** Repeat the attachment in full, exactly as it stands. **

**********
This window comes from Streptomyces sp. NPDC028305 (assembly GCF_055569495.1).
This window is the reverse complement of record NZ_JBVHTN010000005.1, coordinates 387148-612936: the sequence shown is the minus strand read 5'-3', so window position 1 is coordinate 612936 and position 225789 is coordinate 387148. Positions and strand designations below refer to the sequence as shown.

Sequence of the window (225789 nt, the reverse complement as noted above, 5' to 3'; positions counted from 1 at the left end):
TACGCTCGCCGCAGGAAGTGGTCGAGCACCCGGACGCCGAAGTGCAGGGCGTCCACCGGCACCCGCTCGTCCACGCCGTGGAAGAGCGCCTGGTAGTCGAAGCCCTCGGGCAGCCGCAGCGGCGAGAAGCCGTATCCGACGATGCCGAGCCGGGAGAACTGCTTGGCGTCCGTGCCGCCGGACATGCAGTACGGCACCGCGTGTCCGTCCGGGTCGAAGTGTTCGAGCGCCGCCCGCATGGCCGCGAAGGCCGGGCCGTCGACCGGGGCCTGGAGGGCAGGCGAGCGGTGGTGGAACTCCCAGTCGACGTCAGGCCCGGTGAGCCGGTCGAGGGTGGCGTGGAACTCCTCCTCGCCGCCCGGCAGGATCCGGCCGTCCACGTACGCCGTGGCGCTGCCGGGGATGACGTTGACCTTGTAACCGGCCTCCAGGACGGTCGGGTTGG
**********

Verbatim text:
This window comes from Streptomyces sp. NPDC028305 (assembly GCF_055569495.1).
This window is the reverse complement of record NZ_JBVHTN010000005.1, coordinates 387148-612936: the sequence shown is the minus strand read 5'-3', so window position 1 is coordinate 612936 and position 225789 is coordinate 387148. Positions and strand designations below refer to the sequence as shown.

Sequence of the window (225789 nt, the reverse complement as noted above, 5' to 3'; positions counted from 1 at the left end):
TACGCTCGCCGCAGGAAGTGGTCGAGCACCCGGACGCCGAAGTGCAGGGCGTCCACCGGCACCCGCTCGTCCACGCCGTGGAAGAGCGCCTGGTAGTCGAAGCCCTCGGGCAGCCGCAGCGGCGAGAAGCCGTATCCGACGATGCCGAGCCGGGAGAACTGCTTGGCGTCCGTGCCGCCGGACATGCAGTACGGCACCGCGTGTCCGTCCGGGTCGAAGTGTTCGAGCGCCGCCCGCATGGCCGCGAAGGCCGGGCCGTCGACCGGGGCCTGGAGGGCAGGCGAGCGGTGGTGGAACTCCCAGTCGACGTCAGGCCCGGTGAGCCGGTCGAGGGTGGCGTGGAACTCCTCCTCGCCGCCCGGCAGGATCCGGCCGTCCACGTACGCCGTGGCGCTGCCGGGGATGACGTTGACCTTGTAACCGGCCTCCAGGACGGTCGGGTTGG